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    Once-daily insert designed to provide lasting dry eye relief

    New owner launches expanded distribution programme; convenience allows valuable option

    A hydroxypropyl cellulose ophthalmic insert (Lacrisert, Aton Pharma) is a valuable option for the management of dry eye disease, according to Penny Asbell, MD.

    Available by prescription only, the insert was approved by the FDA for use in patients with moderate to severe dry eye more than two decades ago. The current owner purchased the product in October 2006, and the company recently launched an expanded distribution program to raise clinician awareness about this modality for treating dry eye.

    The insert is free of preservatives and provides sustained ocular surface lubrication, protection, and tear film stabilization. Most patients can realize symptomatic relief lasting the entire day with the convenience of once-daily insertion in the morning, said Dr. Asbell, professor of ophthalmology, Mount Sinai School of Medicine, New York.

    "During the history of [the insert] by its original manufacturer, there were periods when product was not available, and many ophthalmologists do not realize that this insert is still on the market. Fortunately, [the current owner] recognized [that it] was an underutilized product with significant value for patient care," she said.

    Once-daily insertion

    "Patients with dry eye represent a large group with diverse needs, and our challenge as clinicians is to match individuals with the right medications that will provide them with the best results," she said. "[This insert] is an important option because it provides extended relief with once-daily insertion. Therefore, it addresses two key quality-of-care issues for patients with dry eye who suffer because of both chronic signs and symptoms and the bother of instilling artificial tears multiple times a day."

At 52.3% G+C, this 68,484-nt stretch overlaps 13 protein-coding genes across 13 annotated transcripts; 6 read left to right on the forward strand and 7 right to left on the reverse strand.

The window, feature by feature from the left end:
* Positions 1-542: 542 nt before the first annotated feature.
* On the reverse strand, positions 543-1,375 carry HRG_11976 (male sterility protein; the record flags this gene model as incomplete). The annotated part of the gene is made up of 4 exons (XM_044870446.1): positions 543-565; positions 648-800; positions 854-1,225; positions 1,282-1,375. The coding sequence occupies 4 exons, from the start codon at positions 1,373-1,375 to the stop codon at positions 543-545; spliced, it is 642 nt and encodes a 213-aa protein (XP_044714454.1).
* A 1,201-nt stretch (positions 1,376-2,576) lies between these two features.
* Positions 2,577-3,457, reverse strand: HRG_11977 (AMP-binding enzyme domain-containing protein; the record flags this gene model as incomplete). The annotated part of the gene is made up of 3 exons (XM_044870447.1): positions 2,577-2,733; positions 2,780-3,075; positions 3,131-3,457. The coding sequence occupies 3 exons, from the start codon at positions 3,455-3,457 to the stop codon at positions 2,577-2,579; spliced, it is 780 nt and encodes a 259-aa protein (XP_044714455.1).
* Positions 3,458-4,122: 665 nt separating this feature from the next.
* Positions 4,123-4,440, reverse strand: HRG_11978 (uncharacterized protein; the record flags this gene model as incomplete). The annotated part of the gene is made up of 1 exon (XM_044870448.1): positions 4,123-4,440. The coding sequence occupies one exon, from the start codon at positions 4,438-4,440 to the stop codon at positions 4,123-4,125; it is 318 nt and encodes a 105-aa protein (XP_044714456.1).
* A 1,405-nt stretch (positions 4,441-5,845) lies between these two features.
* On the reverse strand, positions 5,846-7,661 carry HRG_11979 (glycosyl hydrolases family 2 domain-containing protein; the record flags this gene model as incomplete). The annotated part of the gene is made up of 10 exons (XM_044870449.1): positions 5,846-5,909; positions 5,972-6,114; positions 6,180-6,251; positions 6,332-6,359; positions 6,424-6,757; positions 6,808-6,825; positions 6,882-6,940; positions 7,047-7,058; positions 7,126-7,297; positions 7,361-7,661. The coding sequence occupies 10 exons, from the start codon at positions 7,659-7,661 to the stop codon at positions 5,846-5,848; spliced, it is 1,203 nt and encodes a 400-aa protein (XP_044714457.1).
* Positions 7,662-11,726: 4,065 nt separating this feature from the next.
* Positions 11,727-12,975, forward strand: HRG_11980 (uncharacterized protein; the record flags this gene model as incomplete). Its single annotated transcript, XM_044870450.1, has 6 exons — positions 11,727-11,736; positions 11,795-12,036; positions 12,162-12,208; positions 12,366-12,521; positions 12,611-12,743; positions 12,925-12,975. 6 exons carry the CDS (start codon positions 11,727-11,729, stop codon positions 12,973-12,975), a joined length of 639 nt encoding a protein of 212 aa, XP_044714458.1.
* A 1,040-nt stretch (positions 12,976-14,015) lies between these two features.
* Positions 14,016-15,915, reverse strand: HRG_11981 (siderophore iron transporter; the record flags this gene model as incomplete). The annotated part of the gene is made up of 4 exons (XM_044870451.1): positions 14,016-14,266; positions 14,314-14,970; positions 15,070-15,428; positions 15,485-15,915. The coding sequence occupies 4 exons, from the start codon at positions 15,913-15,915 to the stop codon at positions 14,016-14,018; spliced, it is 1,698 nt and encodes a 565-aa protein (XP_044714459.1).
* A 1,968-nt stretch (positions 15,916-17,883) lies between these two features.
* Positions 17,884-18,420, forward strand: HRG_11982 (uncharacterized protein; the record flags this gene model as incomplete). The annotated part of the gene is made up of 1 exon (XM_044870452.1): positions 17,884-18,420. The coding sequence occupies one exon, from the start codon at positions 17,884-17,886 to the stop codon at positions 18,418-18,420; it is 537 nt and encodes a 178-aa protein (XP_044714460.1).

The hydroxypropyl cellulose insert is a soft, small pellet. It is intended for placement into the inferior cul-de-sac, where it gradually dissolves over the course of the day, releasing polymer that stabilizes and thickens the pre-corneal tear film.

    The insert can be introduced using either the fingers or an applicator that is packaged with the product. Patients may place a drop or two of an artificial tear into the eye for initial lubrication until the insert begins to dissolve, but then usually can avoid additional use of artificial tears throughout the day, said Dr. Asbell.

    "Appropriate placement is important to avoid irritation and even corneal abrasion. Although some patients may be intimidated by the need to place an object into the eye, the insertion technique is something learned very quickly and easily, even by older people," she said.

    Dr. Asbell added that, as part of its expanded distribution program, the manufacturer has created patient educational tools, including a pamphlet and short online video (at http://www.lacrisert.com/) to explain and demonstrate the insertion process. The company also is providing samples of the insert to eye-care professionals and providing reimbursement assistance for patients.

    Occasionally, patients find that they need to place an additional insert later in the day for optimal results. Before going to sleep, they can leave in place or remove any product that has not dissolved fully by bedtime, based on their preference, Dr. Asbell said.

    Preservative free

    Safety is another attractive feature of the hydroxypropyl cellulose ophthalmic insert, she said, because it is free of preservatives. Therefore, patients with dry eye who already have a compromised ocular surface are not exposed to the potential toxicity of the preservatives found in multidose artificial tear formulations.

    "Frequent instillation of preserved artificial tears can exacerbate the ocular surface problems in patients with dry eye disease. Single-use, nonpreserved drops represent an alternative, but they are more expensive to use than the multidose vials and also somewhat of a nuisance to carry around. With the hydroxypropyl cellulose insert, patients get the benefits of the ocular lubricant ingredient without the risks of a preservative," Dr. Asbell said.

    In a previous clinical study of patients with dry eye disease, the hydroxypropyl cellulose insert used once a day was demonstrated to provide better symptomatic relief and prolongation of the tear film breakup time compared with artificial tears used at least four times a day, she said. Patients using the insert also have been shown to have a thickened precorneal tear film and improvements in corneal and conjunctival staining.

    "Preliminary findings from a study we've undertaken are corroborating these objective and subjective benefits," Dr. Asbell said.

    She also noted that she has found the insert useful for addressing dry eye complaints in contact lens wearers.

    "If the dry eye problems are very severe, we might recommend discontinuing contact lens wear. However, patients who have mild to moderate symptoms, remarkably, have been able to enjoy comfortable contact lens wear for the entire day after placing the hydroxypropyl cellulose insert in the morning followed by a drop of artificial tears or wetting drops," she said.

    Cheryl Guttman
    Cheryl Guttman is a freelance medical writer.

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